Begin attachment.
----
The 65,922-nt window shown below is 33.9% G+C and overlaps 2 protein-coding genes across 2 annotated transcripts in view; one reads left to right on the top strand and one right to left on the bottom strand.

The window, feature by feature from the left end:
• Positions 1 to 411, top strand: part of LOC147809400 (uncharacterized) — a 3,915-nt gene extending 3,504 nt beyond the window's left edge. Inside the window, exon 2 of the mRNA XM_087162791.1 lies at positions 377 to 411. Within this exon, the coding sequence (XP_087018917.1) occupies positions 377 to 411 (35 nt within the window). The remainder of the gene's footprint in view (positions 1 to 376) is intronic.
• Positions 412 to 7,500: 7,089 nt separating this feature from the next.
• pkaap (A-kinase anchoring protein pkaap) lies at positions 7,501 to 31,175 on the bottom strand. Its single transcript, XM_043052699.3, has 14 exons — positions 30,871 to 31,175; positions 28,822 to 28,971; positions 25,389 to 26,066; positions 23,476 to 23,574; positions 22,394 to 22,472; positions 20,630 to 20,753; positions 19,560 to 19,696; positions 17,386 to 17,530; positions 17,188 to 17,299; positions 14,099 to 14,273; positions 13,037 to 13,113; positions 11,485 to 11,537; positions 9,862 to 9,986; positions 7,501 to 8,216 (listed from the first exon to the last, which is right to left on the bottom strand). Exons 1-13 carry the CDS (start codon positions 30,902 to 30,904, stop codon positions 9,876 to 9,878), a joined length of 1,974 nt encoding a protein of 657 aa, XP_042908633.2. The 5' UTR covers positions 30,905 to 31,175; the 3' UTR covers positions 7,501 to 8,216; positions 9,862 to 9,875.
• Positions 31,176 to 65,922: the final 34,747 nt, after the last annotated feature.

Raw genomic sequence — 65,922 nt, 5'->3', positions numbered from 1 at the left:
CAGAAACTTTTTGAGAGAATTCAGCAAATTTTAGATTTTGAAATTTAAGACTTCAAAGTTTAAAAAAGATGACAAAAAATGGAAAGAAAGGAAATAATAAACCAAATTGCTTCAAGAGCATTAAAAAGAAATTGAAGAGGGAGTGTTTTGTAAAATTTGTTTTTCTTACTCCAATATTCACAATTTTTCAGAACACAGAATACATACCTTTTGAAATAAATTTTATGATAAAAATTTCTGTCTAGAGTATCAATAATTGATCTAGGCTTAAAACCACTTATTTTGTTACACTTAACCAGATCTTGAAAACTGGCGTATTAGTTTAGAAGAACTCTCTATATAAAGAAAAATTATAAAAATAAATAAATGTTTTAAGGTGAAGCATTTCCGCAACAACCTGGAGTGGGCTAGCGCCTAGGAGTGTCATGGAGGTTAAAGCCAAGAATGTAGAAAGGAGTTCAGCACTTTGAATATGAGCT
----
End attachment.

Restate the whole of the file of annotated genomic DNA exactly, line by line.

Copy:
The 65,922-nt window shown below is 33.9% G+C and overlaps 2 protein-coding genes across 2 annotated transcripts in view; one reads left to right on the top strand and one right to left on the bottom strand.

The window, feature by feature from the left end:
• Positions 1 to 411, top strand: part of LOC147809400 (uncharacterized) — a 3,915-nt gene extending 3,504 nt beyond the window's left edge. Inside the window, exon 2 of the mRNA XM_087162791.1 lies at positions 377 to 411. Within this exon, the coding sequence (XP_087018917.1) occupies positions 377 to 411 (35 nt within the window). The remainder of the gene's footprint in view (positions 1 to 376) is intronic.
• Positions 412 to 7,500: 7,089 nt separating this feature from the next.
• pkaap (A-kinase anchoring protein pkaap) lies at positions 7,501 to 31,175 on the bottom strand. Its single transcript, XM_043052699.3, has 14 exons — positions 30,871 to 31,175; positions 28,822 to 28,971; positions 25,389 to 26,066; positions 23,476 to 23,574; positions 22,394 to 22,472; positions 20,630 to 20,753; positions 19,560 to 19,696; positions 17,386 to 17,530; positions 17,188 to 17,299; positions 14,099 to 14,273; positions 13,037 to 13,113; positions 11,485 to 11,537; positions 9,862 to 9,986; positions 7,501 to 8,216 (listed from the first exon to the last, which is right to left on the bottom strand). Exons 1-13 carry the CDS (start codon positions 30,902 to 30,904, stop codon positions 9,876 to 9,878), a joined length of 1,974 nt encoding a protein of 657 aa, XP_042908633.2. The 5' UTR covers positions 30,905 to 31,175; the 3' UTR covers positions 7,501 to 8,216; positions 9,862 to 9,875.
• Positions 31,176 to 65,922: the final 34,747 nt, after the last annotated feature.

Raw genomic sequence — 65,922 nt, 5'->3', positions numbered from 1 at the left:
CAGAAACTTTTTGAGAGAATTCAGCAAATTTTAGATTTTGAAATTTAAGACTTCAAAGTTTAAAAAAGATGACAAAAAATGGAAAGAAAGGAAATAATAAACCAAATTGCTTCAAGAGCATTAAAAAGAAATTGAAGAGGGAGTGTTTTGTAAAATTTGTTTTTCTTACTCCAATATTCACAATTTTTCAGAACACAGAATACATACCTTTTGAAATAAATTTTATGATAAAAATTTCTGTCTAGAGTATCAATAATTGATCTAGGCTTAAAACCACTTATTTTGTTACACTTAACCAGATCTTGAAAACTGGCGTATTAGTTTAGAAGAACTCTCTATATAAAGAAAAATTATAAAAATAAATAAATGTTTTAAGGTGAAGCATTTCCGCAACAACCTGGAGTGGGCTAGCGCCTAGGAGTGTCATGGAGGTTAAAGCCAAGAATGTAGAAAGGAGTTCAGCACTTTGAATATGAGCT